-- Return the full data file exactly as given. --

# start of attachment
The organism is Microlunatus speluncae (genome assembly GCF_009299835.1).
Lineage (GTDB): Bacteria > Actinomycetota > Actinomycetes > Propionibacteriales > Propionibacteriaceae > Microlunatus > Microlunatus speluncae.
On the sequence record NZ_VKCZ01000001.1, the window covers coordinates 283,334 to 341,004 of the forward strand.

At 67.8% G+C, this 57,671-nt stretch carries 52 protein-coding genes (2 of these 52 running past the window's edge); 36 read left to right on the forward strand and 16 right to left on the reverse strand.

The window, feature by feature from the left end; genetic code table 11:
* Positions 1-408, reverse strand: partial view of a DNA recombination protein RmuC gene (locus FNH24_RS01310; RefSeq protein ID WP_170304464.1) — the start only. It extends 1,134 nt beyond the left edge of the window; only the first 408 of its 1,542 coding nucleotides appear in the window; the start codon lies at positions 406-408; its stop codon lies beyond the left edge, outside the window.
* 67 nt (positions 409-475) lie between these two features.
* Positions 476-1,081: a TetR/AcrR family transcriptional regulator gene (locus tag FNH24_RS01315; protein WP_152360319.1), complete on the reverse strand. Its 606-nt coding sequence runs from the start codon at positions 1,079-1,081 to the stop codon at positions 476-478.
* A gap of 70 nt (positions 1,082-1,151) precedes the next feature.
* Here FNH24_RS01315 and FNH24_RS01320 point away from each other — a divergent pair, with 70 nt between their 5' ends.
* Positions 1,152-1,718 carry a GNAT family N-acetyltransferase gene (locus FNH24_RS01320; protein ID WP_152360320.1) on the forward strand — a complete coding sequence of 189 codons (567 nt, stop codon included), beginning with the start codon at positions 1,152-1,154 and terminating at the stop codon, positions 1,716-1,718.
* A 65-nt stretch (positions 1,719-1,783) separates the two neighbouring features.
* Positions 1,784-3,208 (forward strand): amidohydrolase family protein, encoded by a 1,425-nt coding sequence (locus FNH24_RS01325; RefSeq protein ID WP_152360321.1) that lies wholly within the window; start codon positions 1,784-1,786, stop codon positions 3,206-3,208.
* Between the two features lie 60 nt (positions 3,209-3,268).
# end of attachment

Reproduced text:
The organism is Microlunatus speluncae (genome assembly GCF_009299835.1).
Lineage (GTDB): Bacteria > Actinomycetota > Actinomycetes > Propionibacteriales > Propionibacteriaceae > Microlunatus > Microlunatus speluncae.
On the sequence record NZ_VKCZ01000001.1, the window covers coordinates 283,334 to 341,004 of the forward strand.

At 67.8% G+C, this 57,671-nt stretch carries 52 protein-coding genes (2 of these 52 running past the window's edge); 36 read left to right on the forward strand and 16 right to left on the reverse strand.

The window, feature by feature from the left end; genetic code table 11:
* Positions 1-408, reverse strand: partial view of a DNA recombination protein RmuC gene (locus FNH24_RS01310; RefSeq protein ID WP_170304464.1) — the start only. It extends 1,134 nt beyond the left edge of the window; only the first 408 of its 1,542 coding nucleotides appear in the window; the start codon lies at positions 406-408; its stop codon lies beyond the left edge, outside the window.
* 67 nt (positions 409-475) lie between these two features.
* Positions 476-1,081: a TetR/AcrR family transcriptional regulator gene (locus tag FNH24_RS01315; protein WP_152360319.1), complete on the reverse strand. Its 606-nt coding sequence runs from the start codon at positions 1,079-1,081 to the stop codon at positions 476-478.
* A gap of 70 nt (positions 1,082-1,151) precedes the next feature.
* Here FNH24_RS01315 and FNH24_RS01320 point away from each other — a divergent pair, with 70 nt between their 5' ends.
* Positions 1,152-1,718 carry a GNAT family N-acetyltransferase gene (locus FNH24_RS01320; protein ID WP_152360320.1) on the forward strand — a complete coding sequence of 189 codons (567 nt, stop codon included), beginning with the start codon at positions 1,152-1,154 and terminating at the stop codon, positions 1,716-1,718.
* A 65-nt stretch (positions 1,719-1,783) separates the two neighbouring features.
* Positions 1,784-3,208 (forward strand): amidohydrolase family protein, encoded by a 1,425-nt coding sequence (locus FNH24_RS01325; RefSeq protein ID WP_152360321.1) that lies wholly within the window; start codon positions 1,784-1,786, stop codon positions 3,206-3,208.
* Between the two features lie 60 nt (positions 3,209-3,268).